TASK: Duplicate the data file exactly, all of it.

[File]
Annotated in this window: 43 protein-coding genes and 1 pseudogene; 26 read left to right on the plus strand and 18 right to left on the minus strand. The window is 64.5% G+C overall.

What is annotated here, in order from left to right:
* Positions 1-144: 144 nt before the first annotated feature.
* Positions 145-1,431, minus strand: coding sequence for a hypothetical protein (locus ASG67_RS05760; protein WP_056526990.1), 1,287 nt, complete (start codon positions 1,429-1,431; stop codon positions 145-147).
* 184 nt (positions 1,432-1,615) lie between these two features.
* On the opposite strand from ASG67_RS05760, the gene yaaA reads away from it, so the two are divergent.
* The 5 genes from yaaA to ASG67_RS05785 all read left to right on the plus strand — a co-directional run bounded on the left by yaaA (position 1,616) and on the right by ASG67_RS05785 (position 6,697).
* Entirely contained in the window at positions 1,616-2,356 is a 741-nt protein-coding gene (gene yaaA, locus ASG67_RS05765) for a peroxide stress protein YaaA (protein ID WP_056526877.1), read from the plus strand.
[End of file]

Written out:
Annotated in this window: 43 protein-coding genes and 1 pseudogene; 26 read left to right on the plus strand and 18 right to left on the minus strand. The window is 64.5% G+C overall.

What is annotated here, in order from left to right:
* Positions 1-144: 144 nt before the first annotated feature.
* Positions 145-1,431, minus strand: coding sequence for a hypothetical protein (locus ASG67_RS05760; protein WP_056526990.1), 1,287 nt, complete (start codon positions 1,429-1,431; stop codon positions 145-147).
* 184 nt (positions 1,432-1,615) lie between these two features.
* On the opposite strand from ASG67_RS05760, the gene yaaA reads away from it, so the two are divergent.
* The 5 genes from yaaA to ASG67_RS05785 all read left to right on the plus strand — a co-directional run bounded on the left by yaaA (position 1,616) and on the right by ASG67_RS05785 (position 6,697).
* Entirely contained in the window at positions 1,616-2,356 is a 741-nt protein-coding gene (gene yaaA, locus ASG67_RS05765) for a peroxide stress protein YaaA (protein ID WP_056526877.1), read from the plus strand.